Iraq reports highest daily coronavirus cases yet; Kurdistan tightens curfew

The number of novel coronavirus cases across Iraq has risen to 323 and the death toll from the illness climbed to 27 on Tuesday as federal authorities announced the highest infections yet recorded in a single day.

ERBIL (Kurdistan 24) – The number of novel coronavirus cases across Iraq has risen to 323 and the death toll from the illness climbed to 27 on Tuesday as federal authorities announced the highest infections yet recorded in a single day.

“The ministry’s laboratories confirmed the diagnosis of 50 novel coronavirus infections in Iraq,” read a statement from the federal Health Ministry.

Three of them were in the highly populated capital—which now houses 104 of all national cases—plus 13 in Najaf, 11 in Basra, four in Nineveh, three in Karbala, and one in Diyala. A later announcement added an additional case in Kirkuk. Of these, read the first statement, fatalities had “reached 27, and the total number of those recovered is at 75.”

Kurdistan Region health officials typically make their daily coronavirus announcements at a later time than their counterparts in Baghdad, causing the region's numbers to be added to the federal Health Ministry's figures on the following day. On Tuesday evening, they said their new total had reached 97, comprising roughly a third of the overall cases.

The Kurdistan Regional Government (KRG) has taken a slew of measures to limit the spread of the virus, officially known as COVID-19 and which the World Health Organization (WHO) has designated a global pandemic.

Read More: Six new COVID-19 cases in Erbil brings total in Kurdistan Region to 91

On Tuesday, the KRG further tightened a curfew that began across parts of the region on March 14 but was then expanded and extended twice. Now, the order also bans non-emergency pedestrian movement.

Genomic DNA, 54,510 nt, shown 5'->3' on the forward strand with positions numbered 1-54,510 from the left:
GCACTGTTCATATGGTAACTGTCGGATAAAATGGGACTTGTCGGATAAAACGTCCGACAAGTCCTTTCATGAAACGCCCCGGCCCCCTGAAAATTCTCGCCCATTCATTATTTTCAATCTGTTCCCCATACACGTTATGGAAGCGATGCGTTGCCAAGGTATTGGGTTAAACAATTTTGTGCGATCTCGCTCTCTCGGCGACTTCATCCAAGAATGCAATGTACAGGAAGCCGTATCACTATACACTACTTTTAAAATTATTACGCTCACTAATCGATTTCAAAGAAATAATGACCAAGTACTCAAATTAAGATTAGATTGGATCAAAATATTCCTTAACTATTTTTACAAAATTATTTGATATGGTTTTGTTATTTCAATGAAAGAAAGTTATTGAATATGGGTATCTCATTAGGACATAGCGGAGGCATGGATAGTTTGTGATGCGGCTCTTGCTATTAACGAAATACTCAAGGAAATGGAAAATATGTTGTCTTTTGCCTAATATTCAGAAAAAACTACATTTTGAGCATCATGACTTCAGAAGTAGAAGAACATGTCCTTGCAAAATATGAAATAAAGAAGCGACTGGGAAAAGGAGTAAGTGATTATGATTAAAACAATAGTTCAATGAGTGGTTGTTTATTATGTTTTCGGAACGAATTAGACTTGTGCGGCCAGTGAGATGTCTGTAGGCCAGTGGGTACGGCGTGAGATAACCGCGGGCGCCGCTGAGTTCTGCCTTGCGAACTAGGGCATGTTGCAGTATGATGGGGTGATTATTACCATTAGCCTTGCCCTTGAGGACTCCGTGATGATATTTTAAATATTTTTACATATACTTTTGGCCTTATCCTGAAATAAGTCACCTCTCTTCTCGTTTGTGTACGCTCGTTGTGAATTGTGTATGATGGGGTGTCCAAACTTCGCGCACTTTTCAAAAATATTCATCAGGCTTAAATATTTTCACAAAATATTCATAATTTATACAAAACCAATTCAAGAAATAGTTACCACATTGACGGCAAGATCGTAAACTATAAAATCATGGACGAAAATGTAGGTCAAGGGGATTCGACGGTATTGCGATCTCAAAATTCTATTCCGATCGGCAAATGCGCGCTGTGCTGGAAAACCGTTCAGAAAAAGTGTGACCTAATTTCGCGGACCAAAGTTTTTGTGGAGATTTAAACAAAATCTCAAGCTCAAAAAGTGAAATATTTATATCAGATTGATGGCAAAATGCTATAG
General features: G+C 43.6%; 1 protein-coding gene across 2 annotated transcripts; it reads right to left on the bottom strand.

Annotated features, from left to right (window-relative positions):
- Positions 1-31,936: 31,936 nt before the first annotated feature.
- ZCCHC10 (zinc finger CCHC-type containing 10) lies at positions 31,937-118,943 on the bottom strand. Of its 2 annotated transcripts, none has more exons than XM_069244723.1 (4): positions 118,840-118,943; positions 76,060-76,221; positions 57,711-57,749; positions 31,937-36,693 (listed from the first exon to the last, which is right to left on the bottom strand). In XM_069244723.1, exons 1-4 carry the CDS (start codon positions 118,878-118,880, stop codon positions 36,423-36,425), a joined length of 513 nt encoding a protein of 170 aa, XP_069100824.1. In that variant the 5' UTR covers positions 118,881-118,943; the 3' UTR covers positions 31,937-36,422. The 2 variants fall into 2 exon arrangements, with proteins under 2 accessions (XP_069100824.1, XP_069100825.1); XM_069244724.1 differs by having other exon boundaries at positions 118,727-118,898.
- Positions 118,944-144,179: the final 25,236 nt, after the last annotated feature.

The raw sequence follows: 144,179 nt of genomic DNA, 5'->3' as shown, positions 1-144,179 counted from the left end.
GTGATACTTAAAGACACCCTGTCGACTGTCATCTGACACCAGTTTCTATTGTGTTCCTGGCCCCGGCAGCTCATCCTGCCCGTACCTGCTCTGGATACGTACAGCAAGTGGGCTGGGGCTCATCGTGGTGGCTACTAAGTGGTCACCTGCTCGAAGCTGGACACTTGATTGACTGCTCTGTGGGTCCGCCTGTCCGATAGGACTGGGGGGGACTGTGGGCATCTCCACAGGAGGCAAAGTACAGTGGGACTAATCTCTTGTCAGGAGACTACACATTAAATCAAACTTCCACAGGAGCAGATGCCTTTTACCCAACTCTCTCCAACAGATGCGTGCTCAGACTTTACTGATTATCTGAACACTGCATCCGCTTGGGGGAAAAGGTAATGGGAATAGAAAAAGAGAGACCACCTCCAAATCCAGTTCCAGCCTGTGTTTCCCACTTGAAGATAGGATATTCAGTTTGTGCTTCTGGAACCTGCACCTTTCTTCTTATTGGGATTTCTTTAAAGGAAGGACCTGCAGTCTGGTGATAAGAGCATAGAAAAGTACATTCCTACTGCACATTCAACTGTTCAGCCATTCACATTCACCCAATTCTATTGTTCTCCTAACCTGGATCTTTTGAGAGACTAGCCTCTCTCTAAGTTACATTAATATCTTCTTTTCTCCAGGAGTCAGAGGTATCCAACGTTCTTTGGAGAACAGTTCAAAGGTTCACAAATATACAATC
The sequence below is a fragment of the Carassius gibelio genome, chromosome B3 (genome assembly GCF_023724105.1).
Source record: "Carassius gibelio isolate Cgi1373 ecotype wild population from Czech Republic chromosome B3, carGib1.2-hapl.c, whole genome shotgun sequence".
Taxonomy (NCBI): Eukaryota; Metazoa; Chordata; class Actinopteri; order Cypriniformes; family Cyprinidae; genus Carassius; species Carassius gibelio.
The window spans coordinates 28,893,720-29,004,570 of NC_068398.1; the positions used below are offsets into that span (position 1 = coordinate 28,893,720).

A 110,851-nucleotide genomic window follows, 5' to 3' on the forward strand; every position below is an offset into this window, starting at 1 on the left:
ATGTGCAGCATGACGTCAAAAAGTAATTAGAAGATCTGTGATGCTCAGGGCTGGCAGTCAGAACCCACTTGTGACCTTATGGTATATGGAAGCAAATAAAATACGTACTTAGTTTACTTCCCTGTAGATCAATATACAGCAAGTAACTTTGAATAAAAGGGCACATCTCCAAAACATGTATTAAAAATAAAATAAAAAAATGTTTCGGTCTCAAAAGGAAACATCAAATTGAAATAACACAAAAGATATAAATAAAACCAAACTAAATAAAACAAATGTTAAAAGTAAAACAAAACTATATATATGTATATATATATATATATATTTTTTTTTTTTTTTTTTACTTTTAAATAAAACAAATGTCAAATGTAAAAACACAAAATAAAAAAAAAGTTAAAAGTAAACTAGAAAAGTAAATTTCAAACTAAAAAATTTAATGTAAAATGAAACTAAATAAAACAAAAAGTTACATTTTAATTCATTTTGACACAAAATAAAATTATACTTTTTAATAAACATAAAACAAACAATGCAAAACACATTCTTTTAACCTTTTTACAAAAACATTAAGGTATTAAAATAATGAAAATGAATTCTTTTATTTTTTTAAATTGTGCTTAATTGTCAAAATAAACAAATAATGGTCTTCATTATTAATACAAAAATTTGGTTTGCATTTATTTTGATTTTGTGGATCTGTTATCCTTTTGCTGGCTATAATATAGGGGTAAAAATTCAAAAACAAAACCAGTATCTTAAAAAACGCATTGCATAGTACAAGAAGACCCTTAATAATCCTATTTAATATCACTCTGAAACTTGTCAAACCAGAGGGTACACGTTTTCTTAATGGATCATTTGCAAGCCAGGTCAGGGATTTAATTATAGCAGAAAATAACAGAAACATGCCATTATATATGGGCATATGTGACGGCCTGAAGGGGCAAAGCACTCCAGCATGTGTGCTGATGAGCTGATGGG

The curfew is due to expire on April 1, but another extension is likely as authorities work hard to limit the transmission of the highly infectious disease. Local security forces have dispatched units to various neighborhoods in Erbil, Suliamani, and other cities and towns to enforce the order.

Read More: KRG extends curfew another 5 days, now across entire Kurdistan Region

Amid efforts to limit violations, Erbil police units on Saturday surveyed a resort area outside the city and fined over a dozen drivers who had gone there to take part in picnics, a popular pastime. The teams asked citizens to strictly adhere to government safety guidelines and return to their homes.

The government has repeatedly urged the public to follow the KRG’s measures to combat the spread of COVID-19, warning that the capabilities of the region’s healthcare system is, and will continue to be, overtaxed.

Read More: Kurdistan PM urges public to follow KRG’s anti-coronavirus measures

“I call on Erbil’s citizens again, adhere to the instructions,” Erbil Governor Firsat Sofi told Kurdistan 24 on Tuesday. “If you don’t, then we will face a disaster similar to the countries that are in a terrible situation.”

“We will do our best to protect the public, but citizens must be cooperative because we cannot do this alone,” Sofi affirmed.

China—the epicenter of the coronavirus when it was first detected there in late 2019 and from where it spread around the world—has used its experience to provide support to affected countries to fight the infection.

On Tuesday, a Chinese cargo plane arrived in the Kurdistan Region carrying an assistance package of over 1,000 coronavirus testing kits to the KRG Health Ministry.

Read More: China provides Kurdistan Region with COVID-19 testing kits

Aside from its new anti-coronavirus regulations, the KRG has made successive public announcements and carried out multiple awareness campaigns to promote habits that would reduce the general public's chance of being infected.

The WHO in Iraq on Thursday praised the measures enacted and the leadership role played by the KRG in facing the crisis. 

Read More: WHO praises Kurdistan Region’s anti-coronavirus efforts

“The citizens in the Kurdistan Region are more committed to the instructions, especially concerning the curfew, in comparison to the other Iraqi provinces,” said one of the group's officials based in Iraq. 

Over 416,000 people are confirmed to have contracted the virus worldwide, doubling the numbers reported last week, according to data compiled by WHO. More than 18,500 have died, as per official numbers reported by governments around the world, though the rate could be dramatically higher in some instances do to underreporting. 

Editing by John J. Catherine